A Conversation With Plato

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Reading Time: 5 minutes

Plato, the Greek philosopher who taught and wrote about the idea of democracy 2400 years ago, offered a warning to all future generations. Democracy, he said, has one fatal flaw. Its greatest benefit, ironically, always becomes its greatest weakness. He had doubts about whether democracy would survive the centuries as a way of running a society.

The big flaw, he declared, lay in the popular vote. In his day, all of the citizens of Athens would come to the agora, a big open space where political leaders, activists, and ordinary citizens could tout their solutions to the republic’s problems. When everyone had had his say, they (men only, of course) voted to choose the course of action they liked best.

Over the decades and centuries, as the ancient city-states evolved into big empires, a second phase of governance emerged—representative democracy. In a modern republic, the people elect representatives to go to the seat of government and vote on their behalf.

Plato considered all versions of democracy dangerously flawed. Anyone with the ability and the intent, he said, who could charm the citizens and get them aroused—angry, afraid, resentful, jealous, vengeful—could sell them on the most perverse or destructive course of action, including war.

Throughout human history, time has proven Plato mostly right.  The Founders of our Republic knew this well, and the old philosopher’s warnings haunted their deliberations constantly. Alexander Hamilton, for one, cautioned about too much democracy, in a sense. He and others wanted to limit the voting rights to men of property and social station. He warned about the influence of demagogues who could “inflame the passions of the ignorant mob.”

Plato Pays Us a Visit

Let’s imagine that Plato himself pays us a visit. He climbed aboard his own time machine and rocketed forward through two millennia to advise us. How might a conversation with him go?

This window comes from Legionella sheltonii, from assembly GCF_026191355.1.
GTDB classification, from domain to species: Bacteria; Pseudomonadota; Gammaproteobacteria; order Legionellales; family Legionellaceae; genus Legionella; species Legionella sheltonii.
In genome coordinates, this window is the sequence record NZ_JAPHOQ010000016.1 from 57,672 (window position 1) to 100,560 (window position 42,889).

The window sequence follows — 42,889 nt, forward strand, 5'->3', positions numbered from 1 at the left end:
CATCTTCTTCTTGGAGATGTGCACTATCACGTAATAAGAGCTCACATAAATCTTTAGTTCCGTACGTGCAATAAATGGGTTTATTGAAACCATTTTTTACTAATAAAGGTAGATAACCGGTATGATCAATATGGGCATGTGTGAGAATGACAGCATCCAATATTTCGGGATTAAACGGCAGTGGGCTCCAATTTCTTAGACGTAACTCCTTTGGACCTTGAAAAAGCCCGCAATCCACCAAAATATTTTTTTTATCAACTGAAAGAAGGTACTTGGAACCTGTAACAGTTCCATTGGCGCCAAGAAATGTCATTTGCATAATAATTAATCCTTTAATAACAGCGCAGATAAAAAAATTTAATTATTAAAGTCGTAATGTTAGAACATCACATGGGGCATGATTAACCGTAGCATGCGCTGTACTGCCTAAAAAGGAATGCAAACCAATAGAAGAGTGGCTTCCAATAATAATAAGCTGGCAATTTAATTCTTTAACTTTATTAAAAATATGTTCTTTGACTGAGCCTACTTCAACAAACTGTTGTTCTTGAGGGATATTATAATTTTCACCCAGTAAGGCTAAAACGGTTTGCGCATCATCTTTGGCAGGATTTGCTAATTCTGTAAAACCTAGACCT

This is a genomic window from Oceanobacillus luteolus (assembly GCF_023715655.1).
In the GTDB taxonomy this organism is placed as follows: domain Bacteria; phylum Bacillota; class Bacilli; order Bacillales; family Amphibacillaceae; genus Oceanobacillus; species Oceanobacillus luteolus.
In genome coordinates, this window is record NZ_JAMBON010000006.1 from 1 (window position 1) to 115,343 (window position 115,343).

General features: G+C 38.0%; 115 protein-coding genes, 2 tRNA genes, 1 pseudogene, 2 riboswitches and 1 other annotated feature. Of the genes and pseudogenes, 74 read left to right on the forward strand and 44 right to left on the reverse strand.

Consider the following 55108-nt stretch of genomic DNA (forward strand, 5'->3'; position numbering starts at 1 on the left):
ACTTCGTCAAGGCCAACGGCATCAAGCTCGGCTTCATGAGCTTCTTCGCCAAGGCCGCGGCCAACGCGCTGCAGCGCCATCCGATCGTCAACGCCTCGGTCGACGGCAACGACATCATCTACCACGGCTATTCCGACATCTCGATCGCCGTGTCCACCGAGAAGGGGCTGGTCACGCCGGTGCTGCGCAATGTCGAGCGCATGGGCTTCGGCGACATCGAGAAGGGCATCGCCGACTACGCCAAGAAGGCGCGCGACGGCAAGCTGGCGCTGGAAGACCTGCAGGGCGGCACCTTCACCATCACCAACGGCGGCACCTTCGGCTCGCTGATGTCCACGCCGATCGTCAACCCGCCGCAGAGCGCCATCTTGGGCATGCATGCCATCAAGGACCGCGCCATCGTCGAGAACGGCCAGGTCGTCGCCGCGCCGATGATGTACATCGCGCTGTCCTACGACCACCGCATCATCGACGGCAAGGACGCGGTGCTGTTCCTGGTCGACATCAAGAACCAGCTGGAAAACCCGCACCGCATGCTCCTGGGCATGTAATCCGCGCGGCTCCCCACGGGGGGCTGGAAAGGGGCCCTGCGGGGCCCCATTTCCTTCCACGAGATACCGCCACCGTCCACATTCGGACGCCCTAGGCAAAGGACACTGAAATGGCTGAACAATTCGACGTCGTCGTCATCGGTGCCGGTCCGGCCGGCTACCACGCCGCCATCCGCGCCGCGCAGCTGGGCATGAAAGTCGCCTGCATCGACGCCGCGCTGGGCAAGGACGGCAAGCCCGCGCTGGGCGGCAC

Possibly, something like this:

K.A.: Welcome, and thank you so much for this honor, and for sharing your perspectives with us. May I call you Plato?

Plato: Thank you for inviting me. Actually, my real name is Aristocles. My friends gave me the nickname of Plato. You can call me Plato.

K.A.: OK, thank you, Plato. May I ask you for your first impression of our American democracy? How do we stack up against your ideal society?

Plato: First of all, congratulations—for lasting this long. Your democracy has endured, through some very tough times. As you know, I’ve had my doubts about whether democracy and the rule of law could survive the constant attacks of clever demagogues, aspiring dictators, and ignorant citizens.

K.A.: Thank you.

Plato: Second, I congratulate you on building a system of government that allows all citizens, regardless of rank, wealth, or social station, to participate. You’ve eliminated slavery—something my society hasn’t yet accomplished. You’ve made women full citizens with full voting rights. And you’ve done all of that on a scale that includes hundreds of millions of people.

You’ve also elevated the democratic conversation—which in my day we experience as the physical gathering of citizens at the agora—to a vast scale. With your modern “electronic technology,” you now have a “virtual agora”—a marketplace of ideas that transcends all physical boundaries, and even transcends time. Information and ideas that, in my time, require days or months to move about, now travel instantly over unlimited distances.

K.A.: Thank you for the kind words and the reassurance. And, what about the other part of the report card—the things we need to do better?

Plato: Of course, you still have much to do. You have a democracy, but you don’t have equality of opportunity. In an ideal democracy, each person can strive toward  his or her own personal aspirations, within the same rules. Unfortunately, the fruits of your democracy don’t always come to all in equal measure. The rules don’t always apply to everyone in the same way.

You have a multi-cultural society, but the members of some groups don’t enjoy the same benefits and opportunities as others. A few of your citizens enjoy vast wealth while many, many others struggle to survive.

K.A.: So, what do we do? How can we solve these problems and have a Republic that benefits everyone?

Plato: First, you must make the rules apply fairly and equally to everyone. Beginning with the laws, and considering the systems and practices of governments at all levels, you must strive for fairness and equal treatment for all people, in all ways. Commerce, public services, law and order, civil liberties—all the domains of a successful republic—must treat people equally. Only then can they truly strive and compete for the lives they want to lead.